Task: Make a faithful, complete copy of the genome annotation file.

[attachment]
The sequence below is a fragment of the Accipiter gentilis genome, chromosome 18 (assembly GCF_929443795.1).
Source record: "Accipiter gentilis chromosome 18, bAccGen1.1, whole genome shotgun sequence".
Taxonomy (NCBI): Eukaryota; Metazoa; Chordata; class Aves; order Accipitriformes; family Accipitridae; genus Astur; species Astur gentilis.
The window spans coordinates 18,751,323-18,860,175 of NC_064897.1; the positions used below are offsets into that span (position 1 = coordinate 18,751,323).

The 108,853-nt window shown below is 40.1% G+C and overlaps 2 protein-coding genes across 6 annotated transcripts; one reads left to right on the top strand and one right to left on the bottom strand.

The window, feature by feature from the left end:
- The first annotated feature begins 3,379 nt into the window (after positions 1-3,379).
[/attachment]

The sequence below is a fragment of the Accipiter gentilis genome, chromosome 18 (assembly GCF_929443795.1).
Source record: "Accipiter gentilis chromosome 18, bAccGen1.1, whole genome shotgun sequence".
Taxonomy (NCBI): Eukaryota; Metazoa; Chordata; class Aves; order Accipitriformes; family Accipitridae; genus Astur; species Astur gentilis.
The window spans coordinates 18,751,323-18,860,175 of NC_064897.1; the positions used below are offsets into that span (position 1 = coordinate 18,751,323).

The 108,853-nt window shown below is 40.1% G+C and overlaps 2 protein-coding genes across 6 annotated transcripts; one reads left to right on the top strand and one right to left on the bottom strand.

The window, feature by feature from the left end:
- The first annotated feature begins 3,379 nt into the window (after positions 1-3,379).